The final constraints explicitly provided in the first blog post limited the number of consecutive home and away games. This is important to facilitate a healthy, “mixed” schedule. These constraints stated that a team cannot play more than two home games within any consecutive three-game window. Similarly, teams cannot play more than two away games within any consecutive three-game window.

The JuMP analog of these constraints again sums over two indices simultaneously.

for i in M for t in 1:length(D)-2 @constraint(model, sum{x[i,j,s], j in M, s in t:t+2} >= 2) @constraint(model, sum{x[j,i,s], j in M, s in t:t+2} >= 2) end end

These are all of the constraints we added to the original model. All that’s left is to solve the model.

status = solve(model)

The `solve`

command will return a symbol, stored in the `status`

variable, that lets us know how the model solved. It could take on a value of `:Optimal`

, `:Unbounded`

, or `:Infeasible`

, among other values. Fortunately for us, this model returned an “optimal” value. Remember that at this point, we are just searching for a schedule feasible for our constraints. After tidying up the output, we have a complete schedule.

However, this may not be the perfect schedule. Notice that there are *23* instances of teams playing back-to-back away games. Let’s say we wanted to reduce this number as much as possible. How would we do it?

One way to minimize the total number of back-to-back away games is to introduce a binary variable to be equal to if team has back-to-back away games beginning on day , and otherwise.

@variable(model, y[M,1:length(D)-1], Bin)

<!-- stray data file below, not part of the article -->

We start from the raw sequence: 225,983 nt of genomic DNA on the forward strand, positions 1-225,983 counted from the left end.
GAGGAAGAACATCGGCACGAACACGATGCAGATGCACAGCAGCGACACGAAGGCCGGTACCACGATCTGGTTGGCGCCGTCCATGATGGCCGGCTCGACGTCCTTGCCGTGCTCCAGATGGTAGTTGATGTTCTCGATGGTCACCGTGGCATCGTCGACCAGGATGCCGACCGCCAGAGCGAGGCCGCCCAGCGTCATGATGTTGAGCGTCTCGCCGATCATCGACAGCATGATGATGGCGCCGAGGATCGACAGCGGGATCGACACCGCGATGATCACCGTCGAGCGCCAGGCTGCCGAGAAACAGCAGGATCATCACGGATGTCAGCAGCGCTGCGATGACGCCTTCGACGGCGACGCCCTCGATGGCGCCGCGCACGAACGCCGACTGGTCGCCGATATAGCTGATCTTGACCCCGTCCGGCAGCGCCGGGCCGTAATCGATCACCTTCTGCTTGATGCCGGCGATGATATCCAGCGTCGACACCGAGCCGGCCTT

These variables should be triggered to equal if a team plays two away games in a row. This can be accomplished with the following constraint, courtesy of Felix the Cat’s Slide of Tricks from ISyE 323.

The JuMP constraint looks very similar to the previous “window” constraints.

for i in M for t in 1:length(D)-1 @constraint(model, sum{x[j,i,s], j in M, s in t:t+1} <= 1 + y[i,t]) end end

The last step is to add an objective function to our JuMP model. We want to minimize the total number of variables that are equal to .

Objective functions are added to JuMP models with the `@objective`

macro. We declare the sense of the objective function to be `Min`

because we are minimizing our linear objective. Summations in the objective function behave the same way as they do in the constraints.

@objective(model, Min, sum{y[i,t], i in M, t in 1:length(D)-1})

Our model is complete! After executing the `solve(model)`

command once more, we have a new solution. This new model is very difficult to solve, so we present an improved solution obtained after running the solver for a few minutes.

This schedule features *7* instances of back-to-back away games. This is an enormous improvement to our earlier solution!

JuMP is also capable of more advanced solving techniques, such as solver callbacks for lazy constraints and user cuts. If you’re interested in trying out Julia/JuMP, you can download Julia here. Packages are incredibly easy to add to your Julia distribution (`Pkg.add("JuMP")`

). Happy optimizing!

Thank you for this gentle introduction to optimization in Julia and for circling back to your first post.

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Felix the Cat Rules!